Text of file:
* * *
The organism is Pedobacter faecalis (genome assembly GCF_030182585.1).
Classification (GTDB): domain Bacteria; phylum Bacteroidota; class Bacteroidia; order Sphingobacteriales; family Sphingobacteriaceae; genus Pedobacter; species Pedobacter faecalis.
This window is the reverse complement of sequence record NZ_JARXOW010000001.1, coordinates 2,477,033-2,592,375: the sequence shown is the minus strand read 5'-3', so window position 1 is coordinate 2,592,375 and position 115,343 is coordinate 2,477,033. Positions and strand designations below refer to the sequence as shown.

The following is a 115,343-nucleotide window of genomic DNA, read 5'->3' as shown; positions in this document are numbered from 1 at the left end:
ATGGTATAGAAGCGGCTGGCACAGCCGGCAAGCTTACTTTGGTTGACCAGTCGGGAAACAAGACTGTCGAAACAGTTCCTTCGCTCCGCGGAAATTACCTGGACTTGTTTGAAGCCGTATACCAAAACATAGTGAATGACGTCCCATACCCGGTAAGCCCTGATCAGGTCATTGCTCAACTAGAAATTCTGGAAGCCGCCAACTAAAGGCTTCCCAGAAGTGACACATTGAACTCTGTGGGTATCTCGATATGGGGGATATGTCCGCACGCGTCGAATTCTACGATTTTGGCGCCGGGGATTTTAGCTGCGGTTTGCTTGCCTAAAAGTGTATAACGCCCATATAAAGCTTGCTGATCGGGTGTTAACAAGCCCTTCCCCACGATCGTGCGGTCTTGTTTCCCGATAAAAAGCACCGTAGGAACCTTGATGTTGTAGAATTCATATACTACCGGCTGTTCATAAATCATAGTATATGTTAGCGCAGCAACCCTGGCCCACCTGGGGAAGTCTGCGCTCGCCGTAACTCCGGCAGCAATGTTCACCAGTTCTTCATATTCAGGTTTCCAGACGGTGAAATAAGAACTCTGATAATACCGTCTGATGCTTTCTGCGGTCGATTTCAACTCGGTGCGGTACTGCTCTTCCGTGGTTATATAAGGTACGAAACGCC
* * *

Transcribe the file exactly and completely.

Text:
The organism is Pedobacter faecalis (genome assembly GCF_030182585.1).
Classification (GTDB): domain Bacteria; phylum Bacteroidota; class Bacteroidia; order Sphingobacteriales; family Sphingobacteriaceae; genus Pedobacter; species Pedobacter faecalis.
This window is the reverse complement of sequence record NZ_JARXOW010000001.1, coordinates 2,477,033-2,592,375: the sequence shown is the minus strand read 5'-3', so window position 1 is coordinate 2,592,375 and position 115,343 is coordinate 2,477,033. Positions and strand designations below refer to the sequence as shown.

The following is a 115,343-nucleotide window of genomic DNA, read 5'->3' as shown; positions in this document are numbered from 1 at the left end:
ATGGTATAGAAGCGGCTGGCACAGCCGGCAAGCTTACTTTGGTTGACCAGTCGGGAAACAAGACTGTCGAAACAGTTCCTTCGCTCCGCGGAAATTACCTGGACTTGTTTGAAGCCGTATACCAAAACATAGTGAATGACGTCCCATACCCGGTAAGCCCTGATCAGGTCATTGCTCAACTAGAAATTCTGGAAGCCGCCAACTAAAGGCTTCCCAGAAGTGACACATTGAACTCTGTGGGTATCTCGATATGGGGGATATGTCCGCACGCGTCGAATTCTACGATTTTGGCGCCGGGGATTTTAGCTGCGGTTTGCTTGCCTAAAAGTGTATAACGCCCATATAAAGCTTGCTGATCGGGTGTTAACAAGCCCTTCCCCACGATCGTGCGGTCTTGTTTCCCGATAAAAAGCACCGTAGGAACCTTGATGTTGTAGAATTCATATACTACCGGCTGTTCATAAATCATAGTATATGTTAGCGCAGCAACCCTGGCCCACCTGGGGAAGTCTGCGCTCGCCGTAACTCCGGCAGCAATGTTCACCAGTTCTTCATATTCAGGTTTCCAGACGGTGAAATAAGAACTCTGATAATACCGTCTGATGCTTTCTGCGGTCGATTTCAACTCGGTGCGGTACTGCTCTTCCGTGGTTATATAAGGTACGAAACGCC